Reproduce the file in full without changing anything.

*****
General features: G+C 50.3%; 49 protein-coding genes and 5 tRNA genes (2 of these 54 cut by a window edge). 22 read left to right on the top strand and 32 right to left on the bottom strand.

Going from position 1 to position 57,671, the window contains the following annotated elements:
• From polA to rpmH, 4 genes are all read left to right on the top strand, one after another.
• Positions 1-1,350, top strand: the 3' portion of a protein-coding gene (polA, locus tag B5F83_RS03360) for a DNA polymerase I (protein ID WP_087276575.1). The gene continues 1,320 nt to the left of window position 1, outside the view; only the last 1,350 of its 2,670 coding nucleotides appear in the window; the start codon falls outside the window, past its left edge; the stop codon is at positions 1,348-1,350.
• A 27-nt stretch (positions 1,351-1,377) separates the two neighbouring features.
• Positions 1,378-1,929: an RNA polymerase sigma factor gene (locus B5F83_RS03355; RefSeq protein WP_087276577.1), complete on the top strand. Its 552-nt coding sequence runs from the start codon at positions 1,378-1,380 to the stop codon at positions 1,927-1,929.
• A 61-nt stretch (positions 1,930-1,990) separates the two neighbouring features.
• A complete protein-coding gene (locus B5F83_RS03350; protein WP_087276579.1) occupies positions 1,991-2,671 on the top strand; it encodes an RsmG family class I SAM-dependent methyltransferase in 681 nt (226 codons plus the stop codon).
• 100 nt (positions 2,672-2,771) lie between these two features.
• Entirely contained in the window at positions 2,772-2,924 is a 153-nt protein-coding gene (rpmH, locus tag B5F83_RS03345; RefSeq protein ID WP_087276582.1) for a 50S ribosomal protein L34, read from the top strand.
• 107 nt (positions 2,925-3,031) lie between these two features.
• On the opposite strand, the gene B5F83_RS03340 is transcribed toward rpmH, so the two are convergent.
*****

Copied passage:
General features: G+C 50.3%; 49 protein-coding genes and 5 tRNA genes (2 of these 54 cut by a window edge). 22 read left to right on the top strand and 32 right to left on the bottom strand.

Going from position 1 to position 57,671, the window contains the following annotated elements:
• From polA to rpmH, 4 genes are all read left to right on the top strand, one after another.
• Positions 1-1,350, top strand: the 3' portion of a protein-coding gene (polA, locus tag B5F83_RS03360) for a DNA polymerase I (protein ID WP_087276575.1). The gene continues 1,320 nt to the left of window position 1, outside the view; only the last 1,350 of its 2,670 coding nucleotides appear in the window; the start codon falls outside the window, past its left edge; the stop codon is at positions 1,348-1,350.
• A 27-nt stretch (positions 1,351-1,377) separates the two neighbouring features.
• Positions 1,378-1,929: an RNA polymerase sigma factor gene (locus B5F83_RS03355; RefSeq protein WP_087276577.1), complete on the top strand. Its 552-nt coding sequence runs from the start codon at positions 1,378-1,380 to the stop codon at positions 1,927-1,929.
• A 61-nt stretch (positions 1,930-1,990) separates the two neighbouring features.
• A complete protein-coding gene (locus B5F83_RS03350; protein WP_087276579.1) occupies positions 1,991-2,671 on the top strand; it encodes an RsmG family class I SAM-dependent methyltransferase in 681 nt (226 codons plus the stop codon).
• 100 nt (positions 2,672-2,771) lie between these two features.
• Entirely contained in the window at positions 2,772-2,924 is a 153-nt protein-coding gene (rpmH, locus tag B5F83_RS03345; RefSeq protein ID WP_087276582.1) for a 50S ribosomal protein L34, read from the top strand.
• 107 nt (positions 2,925-3,031) lie between these two features.
• On the opposite strand, the gene B5F83_RS03340 is transcribed toward rpmH, so the two are convergent.